22nd Annual Fort Bend County Czech Fest It was a Czech who tooted Come to My Bower on his fife to signal the Battle of San Jacinto, and Czech-made music has been rockin' Texas ever since. Czechs settled down the road from the famous battle site, and this weekend, they celebrate their culture with oompah bands and cloggers, bake-offs and food booths. They'll gladly teach non-Czechs a Czech word or two (good luck!) and even how to make homemade noodles. Tonight, honorary Czech and Texas legend Johnny Bush (he wrote "Whiskey River") plays with his Bandoleros, and the Fort Bend County Czech Alliance crowns its festival queen. 6 p.m.-midnight; 9 a.m.-midnight Saturday; 10 a.m.-8 p.m. Sunday. Fort Bend County Fairgrounds, Highway 36 South (three miles south of Rosenberg), (281) 342-5934. $5; $2, children six12; free, children under six.
Les Hommes du Port Filmmaker Alain Tanner pays homage to Genoa, Italy, and the men who work its ports. His own working life began 40 years earlier in that city, when he boarded a ship bound for Africa. Tanner dropped out of shipping to explore the cinema. But decades later, he returned to film the loyal workers, who relish the freedom and camaraderie their profession provides. A Houston premiere. In French and Italian with English subtitles. 7:30 p.m. tonight and Saturday. Museum of Fine Arts, Brown Auditorium, 1001 Bissonnet, 639-7515. Free.
Surfside Open Surf's up. No, really: People do surf the Gulf, and even take part in organized competitions. Today's match is the last in the Texas Gulf Surfing Association's series before the Texas State Surfing Championships in South Padre in mid-May. The competition ranges from menehunes (boys and girls under 13) to legends (boys and girls over 55) and from longboards to bodyboards. 8 a.m. Surfside Pier in Surfside, 975-5314 (weather pending). Free for spectators.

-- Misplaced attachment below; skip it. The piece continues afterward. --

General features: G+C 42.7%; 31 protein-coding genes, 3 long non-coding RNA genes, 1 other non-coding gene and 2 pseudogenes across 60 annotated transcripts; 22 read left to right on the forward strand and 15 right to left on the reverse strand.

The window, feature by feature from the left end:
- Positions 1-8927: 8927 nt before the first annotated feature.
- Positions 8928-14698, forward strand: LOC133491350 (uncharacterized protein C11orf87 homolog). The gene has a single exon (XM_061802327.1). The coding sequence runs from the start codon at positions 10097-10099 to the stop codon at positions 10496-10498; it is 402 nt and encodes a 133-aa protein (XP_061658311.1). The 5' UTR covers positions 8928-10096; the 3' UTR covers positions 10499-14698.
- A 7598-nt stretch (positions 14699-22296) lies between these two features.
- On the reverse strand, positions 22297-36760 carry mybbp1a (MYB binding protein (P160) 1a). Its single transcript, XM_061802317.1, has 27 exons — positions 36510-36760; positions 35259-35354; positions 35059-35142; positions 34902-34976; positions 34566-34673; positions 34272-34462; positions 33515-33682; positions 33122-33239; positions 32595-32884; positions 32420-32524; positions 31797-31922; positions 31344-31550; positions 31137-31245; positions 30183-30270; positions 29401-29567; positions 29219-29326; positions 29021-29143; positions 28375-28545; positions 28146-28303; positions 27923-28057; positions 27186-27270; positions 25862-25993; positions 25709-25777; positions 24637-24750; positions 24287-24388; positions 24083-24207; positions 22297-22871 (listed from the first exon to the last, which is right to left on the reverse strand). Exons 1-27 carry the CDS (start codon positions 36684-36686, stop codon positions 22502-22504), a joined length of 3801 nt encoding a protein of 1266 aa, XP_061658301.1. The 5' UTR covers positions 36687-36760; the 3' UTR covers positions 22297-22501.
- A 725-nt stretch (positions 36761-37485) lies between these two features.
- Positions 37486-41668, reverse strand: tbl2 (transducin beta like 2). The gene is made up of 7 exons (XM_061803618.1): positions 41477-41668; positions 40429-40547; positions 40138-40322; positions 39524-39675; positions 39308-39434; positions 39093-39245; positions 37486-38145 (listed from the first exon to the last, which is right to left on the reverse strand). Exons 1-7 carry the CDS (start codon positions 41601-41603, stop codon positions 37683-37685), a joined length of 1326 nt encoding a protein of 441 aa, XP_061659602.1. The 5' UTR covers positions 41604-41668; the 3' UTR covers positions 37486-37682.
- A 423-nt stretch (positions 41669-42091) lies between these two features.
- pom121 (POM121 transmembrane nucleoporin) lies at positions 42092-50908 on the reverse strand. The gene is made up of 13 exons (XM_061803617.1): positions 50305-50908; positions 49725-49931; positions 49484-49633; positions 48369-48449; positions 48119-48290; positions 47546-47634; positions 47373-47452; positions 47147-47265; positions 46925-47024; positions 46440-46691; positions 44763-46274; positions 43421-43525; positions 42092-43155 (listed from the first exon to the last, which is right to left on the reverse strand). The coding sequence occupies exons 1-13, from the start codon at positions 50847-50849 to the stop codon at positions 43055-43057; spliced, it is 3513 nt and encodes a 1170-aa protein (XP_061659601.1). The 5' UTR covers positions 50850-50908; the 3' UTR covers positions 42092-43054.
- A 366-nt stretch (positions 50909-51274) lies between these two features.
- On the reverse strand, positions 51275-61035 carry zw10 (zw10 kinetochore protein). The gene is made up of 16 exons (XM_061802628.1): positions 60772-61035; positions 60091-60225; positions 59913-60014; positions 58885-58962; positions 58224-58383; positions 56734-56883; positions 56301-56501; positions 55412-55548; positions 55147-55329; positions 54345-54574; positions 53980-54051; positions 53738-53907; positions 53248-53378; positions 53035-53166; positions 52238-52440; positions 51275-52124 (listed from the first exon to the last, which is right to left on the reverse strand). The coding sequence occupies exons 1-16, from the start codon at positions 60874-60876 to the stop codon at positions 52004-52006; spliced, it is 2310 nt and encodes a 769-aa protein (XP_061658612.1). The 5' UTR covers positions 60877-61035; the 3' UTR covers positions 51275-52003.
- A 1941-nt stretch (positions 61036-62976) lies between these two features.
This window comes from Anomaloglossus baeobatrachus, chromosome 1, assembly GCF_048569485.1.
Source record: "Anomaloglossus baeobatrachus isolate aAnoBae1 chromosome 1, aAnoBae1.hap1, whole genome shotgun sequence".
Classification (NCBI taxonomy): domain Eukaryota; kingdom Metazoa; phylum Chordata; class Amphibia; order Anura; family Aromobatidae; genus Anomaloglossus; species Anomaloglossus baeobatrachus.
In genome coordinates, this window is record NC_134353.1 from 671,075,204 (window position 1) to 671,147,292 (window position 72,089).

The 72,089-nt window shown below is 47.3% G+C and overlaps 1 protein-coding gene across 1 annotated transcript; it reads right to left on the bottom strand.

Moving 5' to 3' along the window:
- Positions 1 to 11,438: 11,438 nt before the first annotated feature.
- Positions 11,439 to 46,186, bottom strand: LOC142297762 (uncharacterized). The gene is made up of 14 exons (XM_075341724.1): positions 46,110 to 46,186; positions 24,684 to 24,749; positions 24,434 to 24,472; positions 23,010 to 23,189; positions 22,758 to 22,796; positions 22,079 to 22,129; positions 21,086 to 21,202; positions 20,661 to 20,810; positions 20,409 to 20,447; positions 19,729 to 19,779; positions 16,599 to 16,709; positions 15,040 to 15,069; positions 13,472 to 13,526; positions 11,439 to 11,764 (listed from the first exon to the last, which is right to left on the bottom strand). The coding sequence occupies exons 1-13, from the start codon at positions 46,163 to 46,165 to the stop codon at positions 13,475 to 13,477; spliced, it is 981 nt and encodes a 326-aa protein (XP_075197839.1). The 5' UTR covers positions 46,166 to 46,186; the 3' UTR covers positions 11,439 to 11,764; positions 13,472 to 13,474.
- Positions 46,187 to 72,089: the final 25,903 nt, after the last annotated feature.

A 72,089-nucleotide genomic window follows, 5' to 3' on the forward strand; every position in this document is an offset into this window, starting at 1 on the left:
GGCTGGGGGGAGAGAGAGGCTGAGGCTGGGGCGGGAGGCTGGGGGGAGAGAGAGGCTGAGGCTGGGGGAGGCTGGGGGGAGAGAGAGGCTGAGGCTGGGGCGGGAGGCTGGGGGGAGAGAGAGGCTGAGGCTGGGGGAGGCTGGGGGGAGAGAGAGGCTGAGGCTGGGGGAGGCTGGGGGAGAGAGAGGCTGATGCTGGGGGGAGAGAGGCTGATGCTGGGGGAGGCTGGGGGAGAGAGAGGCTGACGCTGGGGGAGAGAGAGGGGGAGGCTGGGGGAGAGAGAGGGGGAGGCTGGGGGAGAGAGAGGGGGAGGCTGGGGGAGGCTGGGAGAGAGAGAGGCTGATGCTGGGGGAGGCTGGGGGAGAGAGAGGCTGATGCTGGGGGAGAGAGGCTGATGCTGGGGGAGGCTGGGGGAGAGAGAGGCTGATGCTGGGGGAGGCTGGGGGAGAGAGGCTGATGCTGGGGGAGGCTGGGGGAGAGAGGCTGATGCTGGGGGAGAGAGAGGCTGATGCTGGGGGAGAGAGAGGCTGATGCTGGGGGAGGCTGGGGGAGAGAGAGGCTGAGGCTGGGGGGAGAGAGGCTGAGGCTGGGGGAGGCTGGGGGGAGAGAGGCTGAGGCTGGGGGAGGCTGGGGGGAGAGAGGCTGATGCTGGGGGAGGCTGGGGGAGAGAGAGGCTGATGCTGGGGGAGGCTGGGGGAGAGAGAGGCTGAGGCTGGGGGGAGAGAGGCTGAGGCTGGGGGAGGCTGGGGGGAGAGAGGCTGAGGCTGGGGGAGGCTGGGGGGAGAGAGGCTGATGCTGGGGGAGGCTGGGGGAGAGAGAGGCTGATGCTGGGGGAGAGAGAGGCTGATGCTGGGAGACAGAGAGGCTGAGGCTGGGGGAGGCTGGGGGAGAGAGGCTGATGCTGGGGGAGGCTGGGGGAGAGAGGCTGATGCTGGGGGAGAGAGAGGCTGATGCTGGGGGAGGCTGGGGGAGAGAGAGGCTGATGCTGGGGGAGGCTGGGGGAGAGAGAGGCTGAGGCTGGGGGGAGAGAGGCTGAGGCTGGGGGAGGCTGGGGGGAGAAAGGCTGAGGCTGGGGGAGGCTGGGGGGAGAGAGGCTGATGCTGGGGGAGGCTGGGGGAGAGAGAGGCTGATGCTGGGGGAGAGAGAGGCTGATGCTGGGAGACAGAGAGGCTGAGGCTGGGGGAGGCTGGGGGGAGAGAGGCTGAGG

Pet Adoptathon '97 Shelters across the country are participating in this special push to place animals in loving homes, but the Houston Humane Society offers an extra-special deal: Every pet adopted comes with a free surgically inserted microchip and enrollment in PETtrac, the global recovery network. A simple scan will identify your pet for safe return. 9 a.m.-6 p.m. today and Sunday. Houston Humane Society, 14700 Almeda, 433-6421. The $65 adoption fee includes spay/neuter surgery, shots and grooming.